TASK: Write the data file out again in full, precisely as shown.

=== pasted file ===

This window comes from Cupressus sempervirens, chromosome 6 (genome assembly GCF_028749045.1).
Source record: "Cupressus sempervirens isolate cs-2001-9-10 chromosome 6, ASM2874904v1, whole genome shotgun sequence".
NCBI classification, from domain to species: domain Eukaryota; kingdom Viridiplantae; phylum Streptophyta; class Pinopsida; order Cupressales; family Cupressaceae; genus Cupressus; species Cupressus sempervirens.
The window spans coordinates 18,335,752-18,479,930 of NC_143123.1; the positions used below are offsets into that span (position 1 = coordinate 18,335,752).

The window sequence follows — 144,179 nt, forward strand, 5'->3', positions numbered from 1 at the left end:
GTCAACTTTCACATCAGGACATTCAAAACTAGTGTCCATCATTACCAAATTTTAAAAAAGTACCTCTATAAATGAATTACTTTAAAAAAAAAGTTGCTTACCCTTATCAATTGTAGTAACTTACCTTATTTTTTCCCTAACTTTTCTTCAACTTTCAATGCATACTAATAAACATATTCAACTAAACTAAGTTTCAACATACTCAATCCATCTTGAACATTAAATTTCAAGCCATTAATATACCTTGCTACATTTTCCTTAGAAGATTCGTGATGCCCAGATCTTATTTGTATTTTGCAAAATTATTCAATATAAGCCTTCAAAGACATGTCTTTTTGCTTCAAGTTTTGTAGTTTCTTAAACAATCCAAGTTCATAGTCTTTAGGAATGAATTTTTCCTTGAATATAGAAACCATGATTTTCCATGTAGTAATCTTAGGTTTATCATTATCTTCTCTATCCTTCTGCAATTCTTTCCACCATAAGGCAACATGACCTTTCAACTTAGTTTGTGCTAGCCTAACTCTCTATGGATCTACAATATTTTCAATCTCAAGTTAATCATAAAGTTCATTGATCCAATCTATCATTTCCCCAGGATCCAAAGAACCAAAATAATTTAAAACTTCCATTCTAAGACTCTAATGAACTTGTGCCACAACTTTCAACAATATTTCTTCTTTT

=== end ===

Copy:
This window comes from Cupressus sempervirens, chromosome 6 (genome assembly GCF_028749045.1).
Source record: "Cupressus sempervirens isolate cs-2001-9-10 chromosome 6, ASM2874904v1, whole genome shotgun sequence".
NCBI classification, from domain to species: domain Eukaryota; kingdom Viridiplantae; phylum Streptophyta; class Pinopsida; order Cupressales; family Cupressaceae; genus Cupressus; species Cupressus sempervirens.
The window spans coordinates 18,335,752-18,479,930 of NC_143123.1; the positions used below are offsets into that span (position 1 = coordinate 18,335,752).

The window sequence follows — 144,179 nt, forward strand, 5'->3', positions numbered from 1 at the left end:
GTCAACTTTCACATCAGGACATTCAAAACTAGTGTCCATCATTACCAAATTTTAAAAAAGTACCTCTATAAATGAATTACTTTAAAAAAAAAGTTGCTTACCCTTATCAATTGTAGTAACTTACCTTATTTTTTCCCTAACTTTTCTTCAACTTTCAATGCATACTAATAAACATATTCAACTAAACTAAGTTTCAACATACTCAATCCATCTTGAACATTAAATTTCAAGCCATTAATATACCTTGCTACATTTTCCTTAGAAGATTCGTGATGCCCAGATCTTATTTGTATTTTGCAAAATTATTCAATATAAGCCTTCAAAGACATGTCTTTTTGCTTCAAGTTTTGTAGTTTCTTAAACAATCCAAGTTCATAGTCTTTAGGAATGAATTTTTCCTTGAATATAGAAACCATGATTTTCCATGTAGTAATCTTAGGTTTATCATTATCTTCTCTATCCTTCTGCAATTCTTTCCACCATAAGGCAACATGACCTTTCAACTTAGTTTGTGCTAGCCTAACTCTCTATGGATCTACAATATTTTCAATCTCAAGTTAATCATAAAGTTCATTGATCCAATCTATCATTTCCCCAGGATCCAAAGAACCAAAATAATTTAAAACTTCCATTCTAAGACTCTAATGAACTTGTGCCACAACTTTCAACAATATTTCTTCTTTT